GnRH receptor agonists, such as leuprorelin and goserelin, were subsequently developed and used to treat prostate cancer. ... In general, treatment often begins with an alpha-1 adrenergic receptor antagonist medication such as tamsulosin, which reduces ... This is often done through the use of GnRH analogues or agents (such as bicalutamide) that block the receptors that androgens ... or male chronic pelvic pain syndrome is treated by a large variety of modalities including the medications alpha blockers, ...
Cleary L, Murad K, Bexis S, Docherty JR (2005). "The alpha (1D)-adrenoceptor antagonist BMY 7378 is also an alpha (2C)- ... The alpha-2C adrenergic receptor (α2C adrenoceptor), also known as ADRA2C, is an alpha-2 adrenergic receptor, and also denotes ... "Human alpha 2-adrenergic receptor subtype distribution: widespread and subtype-selective expression of alpha 2C10, alpha 2C4, ... "Entrez Gene: ADRA2C adrenergic, alpha-2C-, receptor". "ADRA2C adrenoceptor alpha 2C [Homo sapiens (human)] - Gene - NCBI". www. ...
... is a compound which acts as an antagonist at the α1B-adrenergic receptor. It was one of the first selective antagonists ... April 1998). "Search for selective antagonists at alpha 1-adrenoreceptors: neutral or negative antagonism?". Farmaco. 53 (4): ... developed for this receptor and was invented in 1969, but is still commonly used in research into adrenergic receptors, ... March 2000). "Alpha 1-adrenoreceptor antagonists bearing a quinazoline or a benzodioxane moiety". Pharmaceutica Acta Helvetiae ...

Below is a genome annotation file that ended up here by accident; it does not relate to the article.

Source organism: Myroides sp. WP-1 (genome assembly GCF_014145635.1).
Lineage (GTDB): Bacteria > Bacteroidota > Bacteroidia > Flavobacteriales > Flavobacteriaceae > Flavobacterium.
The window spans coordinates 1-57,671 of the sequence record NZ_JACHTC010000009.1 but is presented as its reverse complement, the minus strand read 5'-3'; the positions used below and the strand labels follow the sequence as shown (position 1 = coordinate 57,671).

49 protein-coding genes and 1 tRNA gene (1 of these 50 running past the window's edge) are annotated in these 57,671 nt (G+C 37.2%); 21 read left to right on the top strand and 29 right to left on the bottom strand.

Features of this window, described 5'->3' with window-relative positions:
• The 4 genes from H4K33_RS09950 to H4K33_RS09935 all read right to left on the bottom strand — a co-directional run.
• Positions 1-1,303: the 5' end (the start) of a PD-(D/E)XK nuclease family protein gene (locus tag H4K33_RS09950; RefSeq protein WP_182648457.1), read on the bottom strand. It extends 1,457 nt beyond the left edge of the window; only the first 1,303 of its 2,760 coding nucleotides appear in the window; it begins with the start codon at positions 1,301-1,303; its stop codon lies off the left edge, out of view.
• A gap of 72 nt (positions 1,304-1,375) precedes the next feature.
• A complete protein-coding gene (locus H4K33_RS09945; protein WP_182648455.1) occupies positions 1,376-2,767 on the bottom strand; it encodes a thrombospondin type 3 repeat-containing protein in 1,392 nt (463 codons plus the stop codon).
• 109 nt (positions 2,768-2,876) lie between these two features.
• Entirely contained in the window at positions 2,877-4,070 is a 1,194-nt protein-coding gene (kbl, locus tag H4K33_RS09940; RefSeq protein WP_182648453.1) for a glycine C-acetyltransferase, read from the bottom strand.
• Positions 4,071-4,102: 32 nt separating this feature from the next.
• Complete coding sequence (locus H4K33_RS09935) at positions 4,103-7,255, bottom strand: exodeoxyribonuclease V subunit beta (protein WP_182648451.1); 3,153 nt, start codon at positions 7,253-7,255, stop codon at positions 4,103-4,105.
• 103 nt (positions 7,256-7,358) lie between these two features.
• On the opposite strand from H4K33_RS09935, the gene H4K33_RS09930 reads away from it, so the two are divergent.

ISBN 978-0-443-06911-6. Alpha receptors illustrated The Adrenergic Receptors Adrenoceptors - IUPHAR/BPS guide to pharmacology ... "Functional studies of the first selective beta 3-adrenergic receptor antagonist SR 59230A in rat brown adipocytes". Molecular ... Beta adrenergic receptor kinase Beta adrenergic receptor kinase-2 There is no α1C receptor. There was a subtype known as C, but ... and β-Adrenergic Receptors Theory of receptor activation Desensitization of β1 receptors (Webarchive template wayback links, ...
However, the most common type of alpha blocker is usually an α1 blocker. Non-selective α-adrenergic receptor antagonists ... are a class of pharmacological agents that act as antagonists on α-adrenergic receptors (α-adrenoceptors). Historically, alpha- ... "Alpha-Adrenoceptor Antagonists (Alpha-Blockers)" (PDF). British Hypertension Society. Archived from the original (PDF) on 2017- ... "CV Pharmacology , Alpha-Adrenoceptor Antagonists (Alpha-Blockers)". cvpharmacology.com. Retrieved 2017-11-15. Knott, Laurence ( ...
... has been shown to interact with Src. Other adrenergic receptors Alpha-1 adrenergic receptor Alpha-2 ... Nisoli E, Tonello C, Landi M, Carruba MO (1996). "Functional studies of the first selective β3-adrenergic receptor antagonist ... The beta-3 adrenergic receptor (β3-adrenoceptor), also known as ADRB3, is a beta-adrenergic receptor, and also denotes the ... adrenergic receptor antagonists". The Journal of Pharmacology and Experimental Therapeutics. 290 (2): 649-55. PMID 10411574. ...
... seventh hydrophobic domain of the alpha 2 adrenergic receptor increases its affinity for a family of beta receptor antagonists ... The alpha-2A adrenergic receptor (α2A adrenoceptor), also known as ADRA2A, is an α2 adrenergic receptor, and also denotes the ... the sites for beta-adrenergic receptor kinase-mediated phosphorylation and desensitization of the alpha 2A-adrenergic receptor ... alpha-2A-, receptor". Hein, Lutz; Altman, John D.; Kobilka, Brian K. (1999). "Two functionally distinct α2-adrenergic receptors ...